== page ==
Here, we introduce a novel strategy to fabricate asymmetric PICsomes using two double hydrophlic block copolymers (DHBC) with opposite charges, poly(N-isopropylacrylamide)-block-poly(methylacrylic acid) (PNIPAm-b-PMAA) and poly(ethylene glycol)-block-poly[1-methyl-3-(2-methacryloyloxy propylimidazolium bromine)] (PEG-b-PMMPImB), and gold nanoparticles (Au NPs) as template (Figure 1). PNIPAm-b-PMAA was conjugated onto the surface of Au NPs (PMAA-b[email protected] NPs) via formation of Au-S covalent bonds at the chain terminal of PNIPAm. Next, the outer shell of negatively charged PMAA formed an electrostatic complex with the positively charged PMMPImB of PEG-b-PMMPImB. After etching gold cores, the PNIPAm segment was encapsulated into the PIC’s wall and PEG was stretched outside. We show that this approach successfully produces PICsomes with asymmetric structure and we analyze the functions provided by their surfaces.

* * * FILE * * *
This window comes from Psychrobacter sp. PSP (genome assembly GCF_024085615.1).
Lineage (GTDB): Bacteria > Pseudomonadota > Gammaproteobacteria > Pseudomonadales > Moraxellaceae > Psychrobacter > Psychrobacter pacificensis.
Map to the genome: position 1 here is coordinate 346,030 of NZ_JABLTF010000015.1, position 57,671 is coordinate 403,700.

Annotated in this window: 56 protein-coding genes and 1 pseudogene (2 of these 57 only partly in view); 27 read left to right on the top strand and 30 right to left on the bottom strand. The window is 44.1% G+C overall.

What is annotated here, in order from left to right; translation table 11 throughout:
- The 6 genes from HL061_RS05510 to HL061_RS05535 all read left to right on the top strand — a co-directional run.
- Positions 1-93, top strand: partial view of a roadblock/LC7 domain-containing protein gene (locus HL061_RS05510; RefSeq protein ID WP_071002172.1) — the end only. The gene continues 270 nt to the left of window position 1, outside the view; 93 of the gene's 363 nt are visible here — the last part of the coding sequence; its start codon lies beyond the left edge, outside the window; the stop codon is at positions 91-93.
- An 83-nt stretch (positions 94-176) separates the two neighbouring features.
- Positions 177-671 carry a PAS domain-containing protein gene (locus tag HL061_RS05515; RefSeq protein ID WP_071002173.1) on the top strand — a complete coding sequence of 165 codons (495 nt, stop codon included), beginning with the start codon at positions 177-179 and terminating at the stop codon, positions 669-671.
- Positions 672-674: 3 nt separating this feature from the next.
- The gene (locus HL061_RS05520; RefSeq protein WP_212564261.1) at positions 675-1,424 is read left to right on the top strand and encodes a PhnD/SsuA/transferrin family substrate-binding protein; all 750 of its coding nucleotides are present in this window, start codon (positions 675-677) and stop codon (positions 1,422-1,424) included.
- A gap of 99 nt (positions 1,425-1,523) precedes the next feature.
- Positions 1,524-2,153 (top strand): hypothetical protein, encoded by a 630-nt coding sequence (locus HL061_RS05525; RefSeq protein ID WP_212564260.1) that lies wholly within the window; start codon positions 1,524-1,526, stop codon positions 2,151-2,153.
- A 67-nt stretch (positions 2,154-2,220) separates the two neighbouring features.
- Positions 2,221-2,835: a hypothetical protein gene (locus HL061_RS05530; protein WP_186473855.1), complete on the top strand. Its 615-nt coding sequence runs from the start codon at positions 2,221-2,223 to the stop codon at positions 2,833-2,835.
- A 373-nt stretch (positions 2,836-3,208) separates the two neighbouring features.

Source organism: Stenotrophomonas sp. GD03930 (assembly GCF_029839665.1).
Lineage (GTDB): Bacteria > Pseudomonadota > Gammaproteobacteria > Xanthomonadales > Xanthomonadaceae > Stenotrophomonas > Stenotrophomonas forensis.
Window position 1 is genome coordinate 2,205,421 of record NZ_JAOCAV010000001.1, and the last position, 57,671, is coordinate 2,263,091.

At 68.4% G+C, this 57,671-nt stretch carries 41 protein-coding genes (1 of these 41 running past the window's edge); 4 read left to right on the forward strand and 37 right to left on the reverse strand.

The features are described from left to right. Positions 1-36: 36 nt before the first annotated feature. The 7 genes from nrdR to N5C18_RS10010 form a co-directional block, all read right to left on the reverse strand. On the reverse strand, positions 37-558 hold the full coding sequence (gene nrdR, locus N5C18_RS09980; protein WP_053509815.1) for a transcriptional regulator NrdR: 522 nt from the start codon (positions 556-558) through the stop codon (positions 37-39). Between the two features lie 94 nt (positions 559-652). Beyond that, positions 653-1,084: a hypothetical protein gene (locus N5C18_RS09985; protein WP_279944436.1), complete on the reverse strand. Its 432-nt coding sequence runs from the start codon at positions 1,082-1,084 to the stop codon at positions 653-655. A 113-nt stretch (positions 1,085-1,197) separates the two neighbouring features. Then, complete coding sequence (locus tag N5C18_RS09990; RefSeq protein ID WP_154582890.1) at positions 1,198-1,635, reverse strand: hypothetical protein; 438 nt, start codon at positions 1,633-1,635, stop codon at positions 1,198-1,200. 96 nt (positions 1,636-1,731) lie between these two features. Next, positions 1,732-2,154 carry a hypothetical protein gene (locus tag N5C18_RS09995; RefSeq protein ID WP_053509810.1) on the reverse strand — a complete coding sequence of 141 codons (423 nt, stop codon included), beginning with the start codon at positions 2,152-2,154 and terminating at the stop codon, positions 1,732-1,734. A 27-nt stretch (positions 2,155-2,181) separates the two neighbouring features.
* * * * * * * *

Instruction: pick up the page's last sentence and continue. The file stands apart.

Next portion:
2. Experimental Section

2.1. Materials

HAuCl4·3H2O, sodium citrate, trifluoroacetic acid (TFA) and KCN were purchased from National Pharmaceutical Group Chemical Reagent (Shanghai, China) and used as received. Poly(N-isopropylacrylamide)-block-poly(methylacrylic acid) with a thiol terminal group (SH-PNIPAm40-b-PMAA60) was prepared through the hydrolysis of PNIPAm-b-Pt-BMA with TFA in dry CHCl3. Poly(ethylene glycol)-block-poly[1-methyl-3-(2-methacryloyloxy propylimidazolium bromine)] (PEG113-b-PMMPImB28) was synthesized via RAFT polymerization by using PEG113-CTA as chain trasfer agent and 1-methyl 3-(2-methacryloyloxy propylimidazolium bromine (MMPImB) as monomer. The polydispersity indexes of SH-PNIPAm40-b-PMAA60 and PEG113-b-PMMPImB28 are 1.34 and 1.22, respectively. The detailed synthesis and characterization of SH-PNIPAm-b-PMAA and PEG-b-PMMPImB were described previously [23,24].

2.2. Preparation of PMAA-b-PNIPAm Capped Au NPs